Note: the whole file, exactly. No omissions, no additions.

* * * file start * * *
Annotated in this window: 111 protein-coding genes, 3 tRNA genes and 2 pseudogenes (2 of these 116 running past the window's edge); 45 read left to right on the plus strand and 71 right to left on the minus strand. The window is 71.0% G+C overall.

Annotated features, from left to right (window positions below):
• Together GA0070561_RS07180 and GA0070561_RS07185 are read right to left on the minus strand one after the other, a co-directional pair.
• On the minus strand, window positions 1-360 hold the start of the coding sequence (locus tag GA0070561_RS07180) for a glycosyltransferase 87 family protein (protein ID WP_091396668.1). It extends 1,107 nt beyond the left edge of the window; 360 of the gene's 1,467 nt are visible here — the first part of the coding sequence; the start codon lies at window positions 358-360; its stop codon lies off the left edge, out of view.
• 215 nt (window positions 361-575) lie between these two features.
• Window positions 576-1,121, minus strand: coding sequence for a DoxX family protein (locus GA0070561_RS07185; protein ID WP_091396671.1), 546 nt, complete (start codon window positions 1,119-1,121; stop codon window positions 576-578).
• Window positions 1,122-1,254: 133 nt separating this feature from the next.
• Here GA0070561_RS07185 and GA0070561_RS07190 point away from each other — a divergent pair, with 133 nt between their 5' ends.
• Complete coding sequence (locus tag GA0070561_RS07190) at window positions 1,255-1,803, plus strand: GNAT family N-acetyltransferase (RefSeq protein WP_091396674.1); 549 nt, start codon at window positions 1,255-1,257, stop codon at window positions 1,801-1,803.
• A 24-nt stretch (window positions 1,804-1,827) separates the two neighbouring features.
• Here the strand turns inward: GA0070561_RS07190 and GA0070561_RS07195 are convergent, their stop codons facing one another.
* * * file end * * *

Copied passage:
Annotated in this window: 111 protein-coding genes, 3 tRNA genes and 2 pseudogenes (2 of these 116 running past the window's edge); 45 read left to right on the plus strand and 71 right to left on the minus strand. The window is 71.0% G+C overall.

Annotated features, from left to right (window positions below):
• Together GA0070561_RS07180 and GA0070561_RS07185 are read right to left on the minus strand one after the other, a co-directional pair.
• On the minus strand, window positions 1-360 hold the start of the coding sequence (locus tag GA0070561_RS07180) for a glycosyltransferase 87 family protein (protein ID WP_091396668.1). It extends 1,107 nt beyond the left edge of the window; 360 of the gene's 1,467 nt are visible here — the first part of the coding sequence; the start codon lies at window positions 358-360; its stop codon lies off the left edge, out of view.
• 215 nt (window positions 361-575) lie between these two features.
• Window positions 576-1,121, minus strand: coding sequence for a DoxX family protein (locus GA0070561_RS07185; protein ID WP_091396671.1), 546 nt, complete (start codon window positions 1,119-1,121; stop codon window positions 576-578).
• Window positions 1,122-1,254: 133 nt separating this feature from the next.
• Here GA0070561_RS07185 and GA0070561_RS07190 point away from each other — a divergent pair, with 133 nt between their 5' ends.
• Complete coding sequence (locus tag GA0070561_RS07190) at window positions 1,255-1,803, plus strand: GNAT family N-acetyltransferase (RefSeq protein WP_091396674.1); 549 nt, start codon at window positions 1,255-1,257, stop codon at window positions 1,801-1,803.
• A 24-nt stretch (window positions 1,804-1,827) separates the two neighbouring features.
• Here the strand turns inward: GA0070561_RS07190 and GA0070561_RS07195 are convergent, their stop codons facing one another.